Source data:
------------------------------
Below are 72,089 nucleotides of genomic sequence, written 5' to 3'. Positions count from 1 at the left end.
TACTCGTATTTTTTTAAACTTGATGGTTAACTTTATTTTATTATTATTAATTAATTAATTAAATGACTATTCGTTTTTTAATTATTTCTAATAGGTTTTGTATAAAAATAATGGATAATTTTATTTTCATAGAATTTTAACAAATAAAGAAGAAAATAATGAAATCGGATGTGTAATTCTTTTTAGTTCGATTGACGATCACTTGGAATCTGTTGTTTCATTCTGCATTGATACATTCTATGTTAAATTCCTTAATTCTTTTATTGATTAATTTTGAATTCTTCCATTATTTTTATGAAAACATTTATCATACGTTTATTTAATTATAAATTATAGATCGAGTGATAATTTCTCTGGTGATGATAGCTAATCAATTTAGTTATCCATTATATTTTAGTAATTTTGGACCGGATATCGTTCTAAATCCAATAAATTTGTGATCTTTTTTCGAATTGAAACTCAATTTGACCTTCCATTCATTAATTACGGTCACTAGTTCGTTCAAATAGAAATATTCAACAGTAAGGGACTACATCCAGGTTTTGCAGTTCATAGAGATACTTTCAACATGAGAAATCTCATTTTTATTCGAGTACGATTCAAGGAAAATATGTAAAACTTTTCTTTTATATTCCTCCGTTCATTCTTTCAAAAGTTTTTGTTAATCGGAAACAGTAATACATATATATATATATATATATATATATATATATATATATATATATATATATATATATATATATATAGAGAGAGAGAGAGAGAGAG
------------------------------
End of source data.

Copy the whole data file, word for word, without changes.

Below are 72,089 nucleotides of genomic sequence, written 5' to 3'. Positions count from 1 at the left end.
TACTCGTATTTTTTTAAACTTGATGGTTAACTTTATTTTATTATTATTAATTAATTAATTAAATGACTATTCGTTTTTTAATTATTTCTAATAGGTTTTGTATAAAAATAATGGATAATTTTATTTTCATAGAATTTTAACAAATAAAGAAGAAAATAATGAAATCGGATGTGTAATTCTTTTTAGTTCGATTGACGATCACTTGGAATCTGTTGTTTCATTCTGCATTGATACATTCTATGTTAAATTCCTTAATTCTTTTATTGATTAATTTTGAATTCTTCCATTATTTTTATGAAAACATTTATCATACGTTTATTTAATTATAAATTATAGATCGAGTGATAATTTCTCTGGTGATGATAGCTAATCAATTTAGTTATCCATTATATTTTAGTAATTTTGGACCGGATATCGTTCTAAATCCAATAAATTTGTGATCTTTTTTCGAATTGAAACTCAATTTGACCTTCCATTCATTAATTACGGTCACTAGTTCGTTCAAATAGAAATATTCAACAGTAAGGGACTACATCCAGGTTTTGCAGTTCATAGAGATACTTTCAACATGAGAAATCTCATTTTTATTCGAGTACGATTCAAGGAAAATATGTAAAACTTTTCTTTTATATTCCTCCGTTCATTCTTTCAAAAGTTTTTGTTAATCGGAAACAGTAATACATATATATATATATATATATATATATATATATATATATATATATATATATATATATATATATATAGAGAGAGAGAGAGAGAGAG